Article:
What is wildlife trade and crime?
Wildlife trade consists in the sale and/or exchange of wild animals and plants - either live or dead specimens, parts or derivatives, or transformed products. Wildlife trade is not as uncommon as one could think; for example, in the EU the legal trade covers, among other things, reptile skins used in leatherwork, timber transformed into furniture, plants used in medicine, and much more. Wildlife trade occurs at all levels, from local to global. At the international level, it is regulated by the Convention on International Trade in Endangered Species of Wild Fauna and Flora (CITES), while the EU Wildlife Trade Regulations control trade at the European level.
Wildlife crime is a major environmental crime, and it encompasses any breach of national, regional, or international legislation that protects wildlife species. Hence, it includes illegal wildlife trade, but also illegal killing, poisoning, or poaching of wildlife, as well as the unauthorised alteration or destruction of habitats. Examples of wildlife crime in Europe includes exotic pet species illegally taken from their habitats, sturgeons poached for their caviar, birds of prey and large carnivores poisoned. Of course, wildlife crime harms the environment, but it also negatively affects security, governance, the economy, and ultimately human lives.
What is the role of the EU?
The EU is one of the biggest importers of wildlife species and wildlife-derived commodities in the world, some of which are illegally imported and traded within the Union. Some European species are also legally and illegally traded within and/or out of Europe, or are victims of other forms of wildlife crime.
As the EU is a single trading bloc, wildlife trade - as all other trade - is governed by EU law. In addition, the EU’s voice is influential in international meetings where it can impact on global decisions on wildlife. In particular, it is a major player at CITES meetings where it coordinates as one block, commanding 27 votes out of 183 Parties, sponsoring many proposals, and occupying two of the 16 voting seats on the CITES Standing Committee.
The EU also funds a number of projects within and outside of Europe which support governmental and non-governmental organisations working on wildlife conservation.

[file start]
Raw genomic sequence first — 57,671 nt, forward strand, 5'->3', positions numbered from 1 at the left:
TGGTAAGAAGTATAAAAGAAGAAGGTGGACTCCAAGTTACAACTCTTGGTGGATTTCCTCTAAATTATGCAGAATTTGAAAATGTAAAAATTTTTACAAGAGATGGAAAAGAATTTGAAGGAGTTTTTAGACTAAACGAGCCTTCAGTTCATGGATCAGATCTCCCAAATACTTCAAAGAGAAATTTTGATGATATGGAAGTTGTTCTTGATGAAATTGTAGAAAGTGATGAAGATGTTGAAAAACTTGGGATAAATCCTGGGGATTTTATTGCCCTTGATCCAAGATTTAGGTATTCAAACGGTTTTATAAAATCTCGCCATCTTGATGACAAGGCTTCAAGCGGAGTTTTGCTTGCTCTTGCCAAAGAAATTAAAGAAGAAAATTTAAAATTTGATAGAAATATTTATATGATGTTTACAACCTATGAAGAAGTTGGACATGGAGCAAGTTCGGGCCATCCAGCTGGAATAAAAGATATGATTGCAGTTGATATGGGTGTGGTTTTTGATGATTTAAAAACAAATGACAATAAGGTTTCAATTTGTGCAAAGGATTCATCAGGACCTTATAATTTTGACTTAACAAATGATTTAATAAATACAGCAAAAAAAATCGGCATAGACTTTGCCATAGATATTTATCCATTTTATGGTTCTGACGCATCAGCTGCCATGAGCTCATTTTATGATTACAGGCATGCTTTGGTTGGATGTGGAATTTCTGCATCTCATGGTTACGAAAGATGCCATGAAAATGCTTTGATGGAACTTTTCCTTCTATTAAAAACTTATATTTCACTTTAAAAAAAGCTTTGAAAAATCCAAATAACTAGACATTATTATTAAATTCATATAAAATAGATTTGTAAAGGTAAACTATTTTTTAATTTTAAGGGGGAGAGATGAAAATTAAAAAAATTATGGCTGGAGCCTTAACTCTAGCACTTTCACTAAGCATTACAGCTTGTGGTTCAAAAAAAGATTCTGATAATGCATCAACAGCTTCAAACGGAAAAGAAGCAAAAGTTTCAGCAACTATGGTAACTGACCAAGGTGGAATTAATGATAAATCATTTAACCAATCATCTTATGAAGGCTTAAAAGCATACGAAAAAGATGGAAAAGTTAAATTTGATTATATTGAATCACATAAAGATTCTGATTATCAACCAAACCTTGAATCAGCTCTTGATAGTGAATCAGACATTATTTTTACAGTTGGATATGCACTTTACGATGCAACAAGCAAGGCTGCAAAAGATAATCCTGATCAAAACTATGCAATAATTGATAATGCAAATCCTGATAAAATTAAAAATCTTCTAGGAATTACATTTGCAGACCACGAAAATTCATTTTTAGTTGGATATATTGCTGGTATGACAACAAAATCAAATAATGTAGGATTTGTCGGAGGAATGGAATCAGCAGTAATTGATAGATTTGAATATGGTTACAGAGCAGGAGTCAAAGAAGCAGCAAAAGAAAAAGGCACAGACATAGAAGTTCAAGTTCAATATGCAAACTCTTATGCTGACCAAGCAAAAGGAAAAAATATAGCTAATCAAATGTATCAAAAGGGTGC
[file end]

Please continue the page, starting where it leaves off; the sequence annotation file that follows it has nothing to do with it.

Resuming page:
What is happening?
- In December 2021, the proposal for a new Environmental Crime Directive was published by the European Commission. After a year of negotiation, Member States adopted a common position on the file, which significantly weakens and reduces the ambition of the law. The Parliament is expected to adopt its own position in the coming month. The file will then be negotiated between the different EU institutions before being formally adopted.
- The European Commission adopted a new Action Plan against Wildlife Trafficking in November 2022, which contains promising elements that could effectively support the fight against wildlife trafficking in Europe and beyond. It is now critical for both the European Union and the Member States to properly implement it.
- With CITES CoP19 closing on 25 November 2022, there is now much work needed to protect species newly listed under the Convention, and implement the hundreds of Decisions that were adopted by Parties. All of those will be at the heart of the discussions of the next CITES Animals and Plants Committee meetings (June 2023) and Standing Committee meeting (November 2023).
What is WWF doing?
There are many opportunities to strengthen the EU and Member States’ response to wildlife crime. WWF advocates at European and national levels, via the support of its network of national offices, to make sure that:
- The future Environmental Crime Directive is strong and ambitious enough to effectively step up the fight against environmental crimes, including wildlife crime.
- The future EU Action Plan against Wildlife Trafficking includes the means to fulfil its ambitions, in line with the EU's commitments in its 2030 Biodiversity Strategy, and the priorities of the European Multidisciplinary Platform Against Criminal Threats (EMPACT) 2022-2025 cycle.
© Wild Wonders of Europe / Christian Ziegler / WWF
Hermann’s tortoises, which can be found in the Peloponnese in Greece, are also victims of illegal trade.